Fo­cus­ing on hawk, monarch mi­gra­tion

The Delhi News-Record - - LIFE - PAUL NI­CHOL­SON g.paul.ni­chol­son@gmail.com twit­ter.com/Ni­chol­sonNa­ture

The first weeks of Septem­ber rep­re­sent the best op­por­tu­nity of the year to view broad-winged hawks.

For a few mag­i­cal days when the winds are right, there will be a chance to see hun­dreds or per­haps thou­sands of mi­grat­ing broad win geds in a sin­gle day as they head to South Amer­ica for the win­ter.

Like the more fa­mil­iar red-tailed hawks, these birds are in the bu­teo fam­ily, so they have a fan-shaped tail.

Un­like the red-tails how­ever, the broad-win geds have a dis­tinct white band across the tail and the bird is only the size of a crow.

I popped down to Hawk Cliff on Labour Day week­end to catch some other Septem­ber mi­grants in­clud­ing sharp-shinned hawks, North­ern har­ri­ers, and kestrels. This is a good spot for non-rap­tors as well. I saw hum­ming­birds feed­ing on the jew­el­weed. The trail through Hawk Cliff Woods also is pro­duc­tive.

The end of Hawk Cliff Drive now is fenced off com­pletely since the av­er­age rate of ero­sion at the cliff face is a shock­ing 3.7 me­tres a year.

The St. Thomas Field Nat­u­ral­ists, Thames Tal­bot Land Trust, the Hawk Cliff Rap­tor Ban­ders, and Monarch Watch again will be part­ner­ing to host back-to-back week­end events at Hawk Cliff on Sept. 15 and 16 and Sept. 22 and 23. These events are free.

Each day kicks off at 11 a.m. with pre­sen­ta­tions about monarch but­ter­flies and mi­grat­ing hawks. It is al­ways in­ter­est­ing to see but­ter­fly tag­ging demon­stra­tions and live rap­tors.

Other events in­clude a pre­sen­ta­tion about On­tario’s rep­tiles with live snakes, and the of­fi­cial open­ing Sept. 22 of the Auzins com­mu­nity wild­flower gar­den. Karen and Eric Auzins, both of whom are ac­tive in the Lon­don na­ture com­mu­nity, are long-stand­ing Thames Tal­bot Land Trust bene­fac­tors.

A sched­ule of events is posted on the Thames Tal­bot Land Trust web­site. Search on “2018 Hawk Cliff week­ends.”

The fall Hawk Cliff hawk­watch, which re­booted last month, will con­tinue through the week­end fes­ti­val events. This is a long-run­ning cit­i­zen sci­ence ini­tia­tive.

Hawk Cliff is sit­u­ated at the south end of Hawk Cliff Drive which runs south off Dex­ter Line 3 km east of Port Stan­ley.

On most of my trips to Hawk Cliff, I usu­ally head over to the Port Stan­ley la­goons on Scotch Line as well. From the view­ing stands, there is an op­por­tu­nity to see in­ter­est­ing duck and shore­birds species. My bonus birds in­cluded great blue herons and East­ern king­birds.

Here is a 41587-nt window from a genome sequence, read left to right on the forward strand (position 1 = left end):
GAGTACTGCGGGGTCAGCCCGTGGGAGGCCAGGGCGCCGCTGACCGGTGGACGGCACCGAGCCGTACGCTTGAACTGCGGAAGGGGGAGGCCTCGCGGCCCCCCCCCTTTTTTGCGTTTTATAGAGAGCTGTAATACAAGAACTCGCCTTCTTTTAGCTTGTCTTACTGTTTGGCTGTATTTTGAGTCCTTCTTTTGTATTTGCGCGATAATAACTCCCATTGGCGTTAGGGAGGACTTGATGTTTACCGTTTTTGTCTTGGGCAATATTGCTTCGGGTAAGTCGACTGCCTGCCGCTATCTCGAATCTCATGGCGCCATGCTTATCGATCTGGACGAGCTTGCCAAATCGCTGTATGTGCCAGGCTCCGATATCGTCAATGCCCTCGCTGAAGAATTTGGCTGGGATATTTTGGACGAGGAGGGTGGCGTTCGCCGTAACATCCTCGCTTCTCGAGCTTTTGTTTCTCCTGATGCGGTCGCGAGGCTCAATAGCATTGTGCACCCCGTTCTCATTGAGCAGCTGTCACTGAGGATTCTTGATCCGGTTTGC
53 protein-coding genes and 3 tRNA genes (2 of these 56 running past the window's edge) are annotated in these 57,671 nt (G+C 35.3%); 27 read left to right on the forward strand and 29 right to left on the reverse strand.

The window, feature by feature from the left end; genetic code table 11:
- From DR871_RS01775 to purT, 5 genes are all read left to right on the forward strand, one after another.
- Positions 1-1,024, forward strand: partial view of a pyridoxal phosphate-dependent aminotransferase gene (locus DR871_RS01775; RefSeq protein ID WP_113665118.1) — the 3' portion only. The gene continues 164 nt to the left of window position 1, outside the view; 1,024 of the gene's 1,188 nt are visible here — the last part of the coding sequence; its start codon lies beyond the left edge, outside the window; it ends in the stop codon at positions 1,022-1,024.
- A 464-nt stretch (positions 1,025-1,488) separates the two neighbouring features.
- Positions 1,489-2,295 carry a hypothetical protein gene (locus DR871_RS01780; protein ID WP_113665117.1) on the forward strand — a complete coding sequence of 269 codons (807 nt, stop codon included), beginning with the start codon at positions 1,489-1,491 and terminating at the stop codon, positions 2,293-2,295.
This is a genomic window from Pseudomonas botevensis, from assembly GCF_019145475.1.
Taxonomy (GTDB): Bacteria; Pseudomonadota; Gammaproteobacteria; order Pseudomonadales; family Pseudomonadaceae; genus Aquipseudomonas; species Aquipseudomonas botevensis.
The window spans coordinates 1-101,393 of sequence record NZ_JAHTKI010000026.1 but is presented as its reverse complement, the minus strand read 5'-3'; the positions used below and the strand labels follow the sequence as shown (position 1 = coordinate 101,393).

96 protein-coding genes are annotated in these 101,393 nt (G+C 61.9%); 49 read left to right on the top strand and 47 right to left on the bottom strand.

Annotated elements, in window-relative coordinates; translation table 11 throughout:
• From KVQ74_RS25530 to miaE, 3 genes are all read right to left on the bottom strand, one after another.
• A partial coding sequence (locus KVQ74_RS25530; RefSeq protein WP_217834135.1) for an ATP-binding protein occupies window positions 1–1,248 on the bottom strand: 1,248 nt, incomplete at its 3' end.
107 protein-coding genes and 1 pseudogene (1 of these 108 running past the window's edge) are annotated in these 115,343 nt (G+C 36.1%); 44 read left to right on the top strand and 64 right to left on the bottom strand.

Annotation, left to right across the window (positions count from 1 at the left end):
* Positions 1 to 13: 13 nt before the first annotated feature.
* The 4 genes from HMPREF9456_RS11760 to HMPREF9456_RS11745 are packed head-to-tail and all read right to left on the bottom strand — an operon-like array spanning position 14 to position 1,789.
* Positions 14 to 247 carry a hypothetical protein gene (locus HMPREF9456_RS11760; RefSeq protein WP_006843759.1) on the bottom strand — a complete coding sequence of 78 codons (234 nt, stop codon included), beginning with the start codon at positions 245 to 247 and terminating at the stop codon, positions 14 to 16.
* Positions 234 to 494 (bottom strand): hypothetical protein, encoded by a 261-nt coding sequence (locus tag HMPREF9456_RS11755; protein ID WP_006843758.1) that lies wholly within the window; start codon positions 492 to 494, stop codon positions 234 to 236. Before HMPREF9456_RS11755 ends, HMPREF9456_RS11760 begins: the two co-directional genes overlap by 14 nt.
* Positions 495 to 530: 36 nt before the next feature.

In Es­sex County, the Fes­ti­val of Hawks is an­other rap­tor cel­e­bra­tion. Based at the Hol­i­day Beach con­ser­va­tion area, it also is set for Sept. 15-16 and then Sept. 22-23. The pro­gram­ming is ex­ten­sive and runs from 9 a.m. to 3 p.m. each day.

Rap­tor band­ing, na­ture pho­tog­ra­phy, hawks in flight, na­tive plants, and monarch but­ter­flies are among the many pre­sen­ta­tion and demon­stra­tion themes. Jeremy Bensette speak­ing about Big Year bird­ing and Jeremy Hatt shar­ing in­sights about the iNat­u­ral­ist plat­form and other na­ture apps look par­tic­u­larly in­ter­est­ing.

All Fes­ti­val of Hawks events are in­cluded with the $15-a-ve­hi­cle ad­mis­sion fee. Go to es­sexre­gion­con­ser­va­tion.ca for de­tails.

Na­ture notes

• Some of the area’s keen­est hawk watch­ers will at­tend the an­nual con­fer­ence of the Hawk Mi­gra­tion As­so­ci­a­tion of North Amer­ica Oct. 12-14. This year the HMANA con­fer­ence will be in Detroit. One of the many con­fer­ence events will be a field trip to the Hol­i­day Beach Bird Ob­ser­va­tory in Es­sex County. • Monarch but­ter­flies are among

the but­ter­fly species that mi­grate and they too are on the move now. Through Septem­ber and Oc­to­ber they well be head­ing to­ward Mex­ico where they win­ter. This is a species at risk. Although my per­sonal ob­ser­va­tions through this sum­mer are anec­do­tal as op­posed to sci­en­tific, the re­gional monarch pop­u­la­tion has seemed to have im­proved marginally. • Audubon’s lat­est Year of the

Bird sug­ges­tions re­late to help­ing mi­grants. Mak­ing your win­dows ob­vi­ous, keep­ing your house­hold or of­fice lights off from dusk un­til dawn and ad­vo­cat­ing for birds lo­cally can make a dif­fer­ence. For de­tails on the Audubon web­site, search on “three ways you can help mi­grat­ing birds this fall.” • On­tario res­i­dents are wel­comed

to en­ter the En­to­mo­log­i­cal So­ci­ety of On­tario’s bug pho­tog­ra­phy con­test this month. De­tails are at entso­cont.ca.

PAUL NI­CHOL­SON/ SPE­CIAL TO POSTMEDIA NEWS

The En­to­mo­log­i­cal So­ci­ety of On­tario, which has been ac­tive since 1871, stud­ies, cater­pil­lars, but­ter­flies, and other in­sects. When it was orig­i­nally es­tab­lished in 1863 as the En­to­mo­log­i­cal So­ci­ety of Canada, Lon­don’s Wil­liam Saun­ders was one of the or­ga­ni­za­tion’s of­fi­cers.

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